Globally, women and girls experience various socio-economic and health challenges. When these challenges intersect, they create an adverse social environment for them. One such challenge is knowledge and awareness about menstrual health, which is likely to result in negligence towards certain medical conditions and delayed diagnosis. There are many who suffer in silence only because normalisation of various medical conditions pertaining to menstrual health is common.
Women during their menstrual cycle experience cramps or pain. Those with severe pain are vulnerable to anxiety and stress. There are various challenges associated with menstrual health: awareness about menstrual hygiene, access to menstrual hygiene products, and lack of knowledge about the body and its changes. Women and girls cannot meet the needs of menstrual health and hygiene because of gender inequality, socio-cultural norms, social marginalisation and lack of services. These challenges worsen depending upon women’s status and location in a given society.
The beliefs and perceptions around menstrual pain — that it is inevitable — is the main barrier to the diagnosis of the medical conditions it signifies. If menstrual pain is severe enough and affects daily routine, it can indicate underlying health conditions such as endometriosis, uterine fibroids, Polycystic Ovary Syndrome (PCOS) or adenomyosis. These medical conditions, associated with menstrual cramps, can cause fertility problems if left untreated.
It is estimated that one in every 10 women, aged between 15-49 years, is affected by endometriosis which makes around 176 million women worldwide with this medical condition. It can have a toll on women’s physical and emotional health as it causes severe pain in the lower abdomen and may result in infertility. While there is no cure for endometriosis, there are treatments that can ease the symptoms. When women are told their pain is normal, it bars them from receiving any relief or treatment for a potential risk.
In South Asia, young girls are likely to face stigma and exclusion during menstruation. Talking about women’s menstrual health is considered a taboo. A common phenomenon is that one should bear menstrual pain without talking about it and that it will go away soon. Information about women’s reproductive or menstrual health is not embedded in curriculum. Schools do not impart complete knowledge on bodily changes upon the onset of puberty. In Pakistan, most young girls are deprived of menstrual health-related education in schools, and lack awareness about premenstrual syndrome (PMS) which affects their emotions, physical health or behaviour. A girl’s first point of contact on menstruation is usually a mother who herself lacks scientific knowledge. In rural areas, this is even more complicated where women do not have education and have traditional knowledge about menstruation and period pain. In such a situation, considering pain normal becomes a norm.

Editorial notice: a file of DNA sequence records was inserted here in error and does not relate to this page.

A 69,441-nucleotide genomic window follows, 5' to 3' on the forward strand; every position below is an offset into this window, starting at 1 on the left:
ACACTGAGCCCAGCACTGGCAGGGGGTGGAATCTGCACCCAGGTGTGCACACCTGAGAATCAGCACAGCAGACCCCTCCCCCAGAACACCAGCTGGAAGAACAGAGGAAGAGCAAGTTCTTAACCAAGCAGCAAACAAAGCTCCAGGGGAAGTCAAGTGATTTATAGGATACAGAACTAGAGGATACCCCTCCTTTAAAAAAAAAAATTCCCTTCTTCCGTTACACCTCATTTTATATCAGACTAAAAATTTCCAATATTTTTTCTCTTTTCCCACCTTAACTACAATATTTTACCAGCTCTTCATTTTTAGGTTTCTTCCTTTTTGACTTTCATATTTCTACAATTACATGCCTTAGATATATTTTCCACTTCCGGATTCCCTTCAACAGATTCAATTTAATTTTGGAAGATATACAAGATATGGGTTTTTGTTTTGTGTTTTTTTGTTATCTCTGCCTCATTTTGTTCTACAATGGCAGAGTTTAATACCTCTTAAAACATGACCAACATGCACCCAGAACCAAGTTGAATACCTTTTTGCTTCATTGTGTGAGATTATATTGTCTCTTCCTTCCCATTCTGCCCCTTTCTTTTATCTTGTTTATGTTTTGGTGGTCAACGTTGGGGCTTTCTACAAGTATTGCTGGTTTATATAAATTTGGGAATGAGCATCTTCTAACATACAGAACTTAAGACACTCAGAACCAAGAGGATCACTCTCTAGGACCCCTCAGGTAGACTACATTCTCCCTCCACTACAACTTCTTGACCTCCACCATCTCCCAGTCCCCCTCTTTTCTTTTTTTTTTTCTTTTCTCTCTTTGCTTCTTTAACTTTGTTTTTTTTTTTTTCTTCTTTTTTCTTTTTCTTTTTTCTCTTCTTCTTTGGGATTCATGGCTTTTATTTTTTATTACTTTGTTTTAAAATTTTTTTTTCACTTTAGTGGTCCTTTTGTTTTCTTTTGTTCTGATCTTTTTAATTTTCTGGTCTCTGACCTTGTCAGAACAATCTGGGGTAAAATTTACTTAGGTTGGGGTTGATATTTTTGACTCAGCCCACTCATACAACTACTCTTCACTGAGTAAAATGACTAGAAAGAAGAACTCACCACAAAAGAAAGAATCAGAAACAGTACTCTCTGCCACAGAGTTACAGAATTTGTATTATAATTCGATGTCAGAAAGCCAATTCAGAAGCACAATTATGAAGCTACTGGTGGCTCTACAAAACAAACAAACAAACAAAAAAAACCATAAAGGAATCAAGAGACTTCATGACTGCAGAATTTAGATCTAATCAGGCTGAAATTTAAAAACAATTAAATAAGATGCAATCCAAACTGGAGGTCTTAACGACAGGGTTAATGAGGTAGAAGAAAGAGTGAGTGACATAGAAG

Education on menstrual health is necessary for the wellbeing of young girls. De-stigmatisation of conversation about menstrual health and well-timed medical interventions are key to educate and inform women about any potential medical problems. It is essential to provide women and girls with communication channels to build knowledge around menstrual health and illnesses related to it. The Department of Health can play an important role in imparting education and awareness on this. A programme of lady health workers (LHWs) is already functional who regularly make household visits. Education and awareness on menstrual health can be linked with this programme. These health workers can be given an additional task to raise awareness about menstrual health through audio/video messages, written literature, etc. In this way, a considerable number of young girls can be educated about menstrual health, hygiene and products, and be encouraged to discuss issues around it.
Women have the right to live a healthy and pain-free life. Telling such women that their suffering is normal is equal to snatching their right to the treatment.
Published in The Express Tribune, July 23rd, 2020.